“He yells at us, but with a smile on his face,” said Jenny Savig, an Audubon woman who says she lost 16 inches in the first eight weeks of the class.

“It’s a workout that hurts when you go home, but you feel good the next day,” she said, admitting that she’s become a bit “addicted” to it. “Hurt is good. Hurt is inches.”

She’s not alone.

Detroit Lakes woman Amy Boeke heard about the class from somebody she worked with at the school, and thought she’d give it a try.

“I’ve never been committed to a workout before this,” she said, adding that she comes every Tuesday and Thursday now, “and I’ve seen results in weight-loss, more strength and more ability to work out for longer periods of time.”

But in this class, strength and endurance training doesn’t stop at the body.

“When you’re fighting in that ring and you’re tired and your mind gives out on you, you start throwing sloppy punches, you get knocked out,” said Sgro, who says he wants to teach his students how to keep mentally strong even as their bodies becomes tired.

“You gotta be thinking — your hands gotta be in the right spot, your elbows up and you gotta be thinking so that your mind is getting used to training even when you’re dead tired,” said Sgro.

And dead-tired they get. But individual ability and endurance doesn’t matter to Sgro as he strives to pull the max out of each person — he only wants their personal best.“You’re not competing with the person next to you — you’re competing with yourself,” he said. “If we’re doing an exercise and you can only do four of them, remember that and the next time try to do six, try to do eight. Nobody is looking at anybody else.”

Sgro says he loves training and loves the results he sees in his students.

“A lot of the women who come in here can’t do pushups,” he said, “but by the time we’re done, they’re doing them off the ball — crazy stuff that young kids can’t even do.”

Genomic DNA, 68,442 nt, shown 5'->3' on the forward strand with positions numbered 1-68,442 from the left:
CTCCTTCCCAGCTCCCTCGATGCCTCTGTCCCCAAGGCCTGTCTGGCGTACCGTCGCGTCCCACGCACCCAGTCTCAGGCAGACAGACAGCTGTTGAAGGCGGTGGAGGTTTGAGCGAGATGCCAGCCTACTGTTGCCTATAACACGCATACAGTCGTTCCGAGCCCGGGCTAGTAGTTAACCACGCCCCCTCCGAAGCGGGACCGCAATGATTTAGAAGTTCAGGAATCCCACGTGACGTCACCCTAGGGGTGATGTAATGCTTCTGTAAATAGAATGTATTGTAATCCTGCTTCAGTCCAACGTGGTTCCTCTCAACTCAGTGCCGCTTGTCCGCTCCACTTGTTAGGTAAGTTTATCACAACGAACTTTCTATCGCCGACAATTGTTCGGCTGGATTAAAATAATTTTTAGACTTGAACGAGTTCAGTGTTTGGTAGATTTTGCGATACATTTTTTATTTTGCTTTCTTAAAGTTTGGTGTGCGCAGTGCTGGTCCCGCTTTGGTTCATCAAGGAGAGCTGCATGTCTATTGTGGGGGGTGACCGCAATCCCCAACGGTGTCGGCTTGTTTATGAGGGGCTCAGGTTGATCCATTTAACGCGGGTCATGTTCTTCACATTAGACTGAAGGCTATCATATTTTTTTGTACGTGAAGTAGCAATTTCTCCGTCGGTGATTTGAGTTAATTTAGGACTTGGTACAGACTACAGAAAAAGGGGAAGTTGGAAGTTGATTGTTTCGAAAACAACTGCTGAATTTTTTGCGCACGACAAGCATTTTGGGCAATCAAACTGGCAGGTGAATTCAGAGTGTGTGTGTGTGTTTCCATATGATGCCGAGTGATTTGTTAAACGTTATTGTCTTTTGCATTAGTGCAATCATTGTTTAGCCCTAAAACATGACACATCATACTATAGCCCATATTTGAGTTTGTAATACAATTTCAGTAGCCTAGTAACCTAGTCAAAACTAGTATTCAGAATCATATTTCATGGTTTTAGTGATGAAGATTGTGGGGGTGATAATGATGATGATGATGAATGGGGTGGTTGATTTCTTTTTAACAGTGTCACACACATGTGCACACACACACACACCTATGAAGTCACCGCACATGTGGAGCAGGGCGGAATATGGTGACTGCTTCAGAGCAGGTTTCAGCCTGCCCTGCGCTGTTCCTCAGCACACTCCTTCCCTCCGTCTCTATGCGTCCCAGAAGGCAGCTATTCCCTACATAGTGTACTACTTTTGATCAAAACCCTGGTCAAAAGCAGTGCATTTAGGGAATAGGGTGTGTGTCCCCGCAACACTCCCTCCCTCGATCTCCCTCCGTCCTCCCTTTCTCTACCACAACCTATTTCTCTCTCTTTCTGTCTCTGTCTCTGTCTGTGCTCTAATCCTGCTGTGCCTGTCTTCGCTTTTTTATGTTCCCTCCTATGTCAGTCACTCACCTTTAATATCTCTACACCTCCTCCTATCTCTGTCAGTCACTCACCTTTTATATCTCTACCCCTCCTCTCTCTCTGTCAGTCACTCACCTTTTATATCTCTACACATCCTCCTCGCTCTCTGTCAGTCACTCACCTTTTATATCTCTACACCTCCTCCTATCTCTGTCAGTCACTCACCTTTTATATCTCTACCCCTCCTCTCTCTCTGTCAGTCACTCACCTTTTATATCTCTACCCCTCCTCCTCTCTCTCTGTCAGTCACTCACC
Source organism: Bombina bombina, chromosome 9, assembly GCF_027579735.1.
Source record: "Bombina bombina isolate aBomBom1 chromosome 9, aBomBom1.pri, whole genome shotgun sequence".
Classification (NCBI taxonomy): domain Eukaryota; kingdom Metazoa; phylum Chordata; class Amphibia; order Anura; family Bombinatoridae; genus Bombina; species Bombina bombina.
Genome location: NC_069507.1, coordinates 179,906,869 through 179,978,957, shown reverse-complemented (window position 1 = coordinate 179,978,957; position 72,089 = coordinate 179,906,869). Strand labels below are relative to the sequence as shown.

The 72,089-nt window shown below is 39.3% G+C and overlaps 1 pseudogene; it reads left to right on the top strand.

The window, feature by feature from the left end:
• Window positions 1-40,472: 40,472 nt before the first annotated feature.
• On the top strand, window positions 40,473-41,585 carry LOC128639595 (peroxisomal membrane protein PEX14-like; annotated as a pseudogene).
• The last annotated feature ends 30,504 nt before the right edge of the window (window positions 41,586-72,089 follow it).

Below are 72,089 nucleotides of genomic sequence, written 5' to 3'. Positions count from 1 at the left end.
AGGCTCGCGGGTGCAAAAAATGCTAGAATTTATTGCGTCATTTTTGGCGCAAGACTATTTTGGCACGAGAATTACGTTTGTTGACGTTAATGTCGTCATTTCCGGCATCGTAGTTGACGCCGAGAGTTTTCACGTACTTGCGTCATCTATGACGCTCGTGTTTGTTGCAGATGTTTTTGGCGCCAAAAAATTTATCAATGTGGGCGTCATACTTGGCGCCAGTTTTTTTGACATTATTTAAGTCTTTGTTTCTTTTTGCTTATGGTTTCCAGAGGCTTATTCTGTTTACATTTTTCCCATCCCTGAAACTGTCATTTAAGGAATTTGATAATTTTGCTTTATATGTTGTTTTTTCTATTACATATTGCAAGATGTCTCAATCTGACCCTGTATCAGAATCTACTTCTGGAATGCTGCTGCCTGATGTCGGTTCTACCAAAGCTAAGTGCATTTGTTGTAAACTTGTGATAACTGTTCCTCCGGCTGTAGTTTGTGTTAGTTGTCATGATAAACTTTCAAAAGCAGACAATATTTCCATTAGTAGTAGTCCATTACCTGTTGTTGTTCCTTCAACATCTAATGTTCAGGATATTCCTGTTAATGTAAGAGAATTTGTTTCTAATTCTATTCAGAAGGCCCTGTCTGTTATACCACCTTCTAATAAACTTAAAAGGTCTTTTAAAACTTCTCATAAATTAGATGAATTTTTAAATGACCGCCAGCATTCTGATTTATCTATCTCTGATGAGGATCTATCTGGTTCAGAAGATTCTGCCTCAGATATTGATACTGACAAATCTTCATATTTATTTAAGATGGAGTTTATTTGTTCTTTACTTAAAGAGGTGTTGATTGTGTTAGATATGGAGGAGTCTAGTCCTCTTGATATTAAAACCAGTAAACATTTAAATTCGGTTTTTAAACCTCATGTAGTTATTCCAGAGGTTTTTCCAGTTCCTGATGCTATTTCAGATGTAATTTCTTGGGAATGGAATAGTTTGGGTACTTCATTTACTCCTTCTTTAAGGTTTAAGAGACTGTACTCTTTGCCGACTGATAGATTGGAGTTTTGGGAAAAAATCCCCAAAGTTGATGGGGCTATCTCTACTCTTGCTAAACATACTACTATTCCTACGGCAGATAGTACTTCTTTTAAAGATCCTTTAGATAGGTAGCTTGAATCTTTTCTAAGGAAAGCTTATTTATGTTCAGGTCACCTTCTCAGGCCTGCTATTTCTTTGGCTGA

Once students get through the first eight weeks and have a good feel for boxing and the grueling physical requirements that come with it, they can graduate onto Sgro’s advanced boxing class, which just might be the hardest 30-minute workout non-boxers have ever done.

“I almost puked,” laughed Baer, who light-heartedly claims Sgro “picks” on him.

Misty Lamppa is in that advanced class with Baer and says although it’s tough, they all get each other through it.

And once they are, she says, the feeling is “awesome.”

“It just feels so good, and I love how my abs and back get sculpted from it,” said the mother of three. Lamppa says she’s also happy with the mental release punching and kicking have.

“Especially if you’re having a bad day — to just take it out on the bags… or on him,” she said, nodding to Sgro and laughing, “…there’s nothing better.”

And for Sgro, what he loves too is seeing the results — not just on his student’s bodies, but on their minds.

“It gives them confidence in a lot of stuff,” he said, “Just because they can’t believe they can do this, so they try other things.”

For more information on the boxing classes, call the DLCCC at 218-844-4221.